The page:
So the question is how do you know the path where the java is currently looking?

do a small experiment

   File directory = new File("./");
   System.out.println(directory.getAbsolutePath());

Observe the output , you will come to know the current directory where java is looking . From there , simply use the ./ operator to locate your file.

for example if the output is

G:\JAVA8Ws\MyProject\content.

and your file is present in the folder MyProject simply use

File resourceFile = new File("../myFile.txt");

Hope this helps

7
InputStream in = FileLoader.class.getResourceAsStream("<relative path from this class to the file to be read>");
try {
    BufferedReader reader = new BufferedReader(new InputStreamReader(in));
    String line = null;
        while ((line = reader.readLine()) != null) {
            System.out.println(line);
        }
} catch (Exception e) {
    e.printStackTrace();
}
  • 3
    What the heck is FileLoadder??? – IgorGanapolsky May 1 '15 at 16:59
  • 1
    @IgorGanapolsky its the name of Class. You can refer to .class literal only by providing full name of its class. – Tomasz Mularczyk Jan 3 '16 at 21:37
  • I think it intends to be FileLoader. – jamesdeath123 Jan 26 '16 at 2:57
6

try .\properties\files\ListStopWords.txt

4

While the answer provided by BalusC works for this case, it will break when the file path contains spaces because in a URL, these are being converted to %20 which is not a valid file name. If you construct the File object using a URI rather than a String, whitespaces will be handled correctly:

URL url = getClass().getResource("ListStopWords.txt");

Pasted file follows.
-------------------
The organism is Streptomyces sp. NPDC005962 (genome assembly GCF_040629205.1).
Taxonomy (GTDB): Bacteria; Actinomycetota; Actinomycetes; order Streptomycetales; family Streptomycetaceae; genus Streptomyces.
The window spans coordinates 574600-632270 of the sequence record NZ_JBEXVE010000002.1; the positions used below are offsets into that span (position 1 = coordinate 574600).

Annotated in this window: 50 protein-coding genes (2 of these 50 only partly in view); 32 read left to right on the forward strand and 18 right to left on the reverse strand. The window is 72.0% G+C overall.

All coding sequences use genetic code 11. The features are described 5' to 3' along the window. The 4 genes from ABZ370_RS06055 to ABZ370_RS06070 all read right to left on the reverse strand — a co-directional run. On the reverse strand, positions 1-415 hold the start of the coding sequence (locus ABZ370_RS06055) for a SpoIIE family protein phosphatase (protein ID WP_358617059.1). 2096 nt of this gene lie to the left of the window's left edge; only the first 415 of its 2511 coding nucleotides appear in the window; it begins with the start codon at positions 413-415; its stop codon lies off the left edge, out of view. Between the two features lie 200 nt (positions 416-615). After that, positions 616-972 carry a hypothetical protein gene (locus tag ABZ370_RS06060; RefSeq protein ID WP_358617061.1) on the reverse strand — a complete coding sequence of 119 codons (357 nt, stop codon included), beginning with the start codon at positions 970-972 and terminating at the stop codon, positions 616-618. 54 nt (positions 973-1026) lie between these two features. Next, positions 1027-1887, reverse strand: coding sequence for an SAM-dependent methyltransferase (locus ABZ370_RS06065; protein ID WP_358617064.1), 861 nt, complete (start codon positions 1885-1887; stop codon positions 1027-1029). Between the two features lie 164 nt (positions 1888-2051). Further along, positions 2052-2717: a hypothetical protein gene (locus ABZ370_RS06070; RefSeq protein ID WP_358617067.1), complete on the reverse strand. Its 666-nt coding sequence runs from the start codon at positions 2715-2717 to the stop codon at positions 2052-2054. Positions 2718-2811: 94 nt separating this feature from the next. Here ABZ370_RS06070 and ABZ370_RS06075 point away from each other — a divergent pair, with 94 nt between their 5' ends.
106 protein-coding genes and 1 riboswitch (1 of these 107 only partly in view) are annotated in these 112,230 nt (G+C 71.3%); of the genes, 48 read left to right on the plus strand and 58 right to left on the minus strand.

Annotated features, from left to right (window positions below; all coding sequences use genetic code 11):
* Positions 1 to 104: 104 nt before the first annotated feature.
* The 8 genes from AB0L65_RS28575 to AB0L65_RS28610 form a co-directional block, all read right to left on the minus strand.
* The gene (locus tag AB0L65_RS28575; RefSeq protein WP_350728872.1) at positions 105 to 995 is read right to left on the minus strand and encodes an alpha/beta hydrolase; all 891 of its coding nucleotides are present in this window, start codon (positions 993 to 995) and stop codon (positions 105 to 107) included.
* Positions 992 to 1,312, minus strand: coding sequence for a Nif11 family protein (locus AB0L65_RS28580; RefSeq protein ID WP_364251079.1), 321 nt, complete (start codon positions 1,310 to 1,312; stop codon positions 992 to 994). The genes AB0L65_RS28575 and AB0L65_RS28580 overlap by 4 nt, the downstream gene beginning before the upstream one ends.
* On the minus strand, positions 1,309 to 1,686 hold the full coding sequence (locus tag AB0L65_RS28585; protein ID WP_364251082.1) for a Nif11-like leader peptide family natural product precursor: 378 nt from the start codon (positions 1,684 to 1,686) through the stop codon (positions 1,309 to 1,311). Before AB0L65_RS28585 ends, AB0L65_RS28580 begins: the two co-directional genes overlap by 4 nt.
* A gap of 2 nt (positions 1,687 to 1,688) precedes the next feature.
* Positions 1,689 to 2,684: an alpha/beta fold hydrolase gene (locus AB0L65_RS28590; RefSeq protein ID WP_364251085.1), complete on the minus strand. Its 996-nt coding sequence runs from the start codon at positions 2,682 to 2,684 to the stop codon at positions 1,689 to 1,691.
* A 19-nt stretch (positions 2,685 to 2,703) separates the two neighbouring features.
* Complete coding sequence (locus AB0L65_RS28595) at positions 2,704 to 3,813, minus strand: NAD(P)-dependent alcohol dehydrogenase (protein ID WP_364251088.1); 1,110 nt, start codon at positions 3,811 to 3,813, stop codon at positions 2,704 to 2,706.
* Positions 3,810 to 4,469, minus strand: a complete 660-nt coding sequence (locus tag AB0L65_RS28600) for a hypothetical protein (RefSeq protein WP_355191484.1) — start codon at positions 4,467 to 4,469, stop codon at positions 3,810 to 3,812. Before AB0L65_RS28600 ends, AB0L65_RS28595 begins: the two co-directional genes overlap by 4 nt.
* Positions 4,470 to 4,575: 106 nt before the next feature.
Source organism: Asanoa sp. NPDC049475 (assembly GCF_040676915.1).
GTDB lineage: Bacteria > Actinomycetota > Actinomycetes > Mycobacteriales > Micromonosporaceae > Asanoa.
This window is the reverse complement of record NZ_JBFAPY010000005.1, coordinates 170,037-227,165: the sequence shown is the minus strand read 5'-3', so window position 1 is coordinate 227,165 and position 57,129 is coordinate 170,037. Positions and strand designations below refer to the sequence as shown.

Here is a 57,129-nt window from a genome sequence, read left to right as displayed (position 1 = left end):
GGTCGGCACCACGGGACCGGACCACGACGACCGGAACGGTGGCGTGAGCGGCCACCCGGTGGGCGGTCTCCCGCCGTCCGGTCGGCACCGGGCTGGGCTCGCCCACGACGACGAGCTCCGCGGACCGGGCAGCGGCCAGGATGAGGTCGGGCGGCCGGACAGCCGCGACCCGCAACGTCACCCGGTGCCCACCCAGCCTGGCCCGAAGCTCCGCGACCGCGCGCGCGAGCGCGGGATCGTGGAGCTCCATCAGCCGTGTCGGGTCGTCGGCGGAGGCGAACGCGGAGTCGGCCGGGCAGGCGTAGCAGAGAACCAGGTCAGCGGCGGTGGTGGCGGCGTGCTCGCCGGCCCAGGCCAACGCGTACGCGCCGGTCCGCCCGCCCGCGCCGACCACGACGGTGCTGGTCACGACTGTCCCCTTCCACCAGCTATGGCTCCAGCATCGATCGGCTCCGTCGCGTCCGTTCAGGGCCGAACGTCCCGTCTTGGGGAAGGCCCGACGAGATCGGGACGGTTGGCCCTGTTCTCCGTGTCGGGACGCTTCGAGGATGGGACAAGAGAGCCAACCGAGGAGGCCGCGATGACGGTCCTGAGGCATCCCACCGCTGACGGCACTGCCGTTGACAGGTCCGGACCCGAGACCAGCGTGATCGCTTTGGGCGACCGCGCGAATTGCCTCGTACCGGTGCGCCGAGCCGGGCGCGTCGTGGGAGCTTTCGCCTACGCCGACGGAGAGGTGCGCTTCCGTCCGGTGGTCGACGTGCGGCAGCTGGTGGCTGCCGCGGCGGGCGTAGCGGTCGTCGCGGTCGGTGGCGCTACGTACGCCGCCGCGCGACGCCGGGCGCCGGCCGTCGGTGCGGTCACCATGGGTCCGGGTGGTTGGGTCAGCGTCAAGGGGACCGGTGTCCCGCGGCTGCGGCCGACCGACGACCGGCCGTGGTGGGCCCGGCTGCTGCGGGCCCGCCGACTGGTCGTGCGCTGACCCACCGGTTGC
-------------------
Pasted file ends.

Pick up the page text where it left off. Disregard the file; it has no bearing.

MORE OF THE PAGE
File file = new File(url.toURI());
3

I could have commented but I have less rep for that. Samrat's answer did the job for me. It's better to see the current directory path through the following code.

    File directory = new File("./");
    System.out.println(directory.getAbsolutePath());

I simply used it to rectify an issue I was facing in my project. Be sure to use ./ to back to the parent directory of the current directory.

    ./test/conf/appProperties/keystore 
  • I'm running my code through tomcat and so the current directory is not the project folder - How do i define the relative path to the project root? Im currently using the hard path:"C:\\Users\\user\\Desktop\\Repositories\\L1_WebShop\\dblogs.log"; – Tiago Redaelli Oct 5 at 20:23
  • @TiagoRedaelli check out this ques : stackoverflow.com/questions/12843217/… – Aditya Bhardwaj Oct 9 at 5:18
0

I wanted to parse 'command.json' inside src/main//js/Simulator.java. For that I copied json file in src folder and gave the absolute path like this :

Object obj  = parser.parse(new FileReader("./src/command.json"));
0

enter image description here

Assuming you want to read from resources directory in FileSystem class.

String file = "dummy.txt";
var path = Paths.get("src/com/company/fs/resources/", file);
System.out.println(path);

System.out.println(Files.readString(path));

Note: Leading . is not needed.

-1

If you are trying to call getClass() from Static method or static block the you can do the following way.

You can call getClass() on the Properties object you are loading into.

public static Properties pathProperties = null;

static { 
    pathProperties = new Properties();
    String pathPropertiesFile = "/file.xml;
    InputStream paths = pathProperties.getClass().getResourceAsStream(pathPropertiesFile);
}
  • Simply missing a closing quote. – jamesdeath123 Jan 26 '16 at 2:57
-1

If text file is not being read, try using a more closer absolute path (if you wish you could use complete absolute path,) like this:

FileInputStream fin=new FileInputStream("\\Dash\\src\\RS\\Test.txt");

assume that the absolute path is:

C:\\Folder1\\Folder2\\Dash\\src\\RS\\Test.txt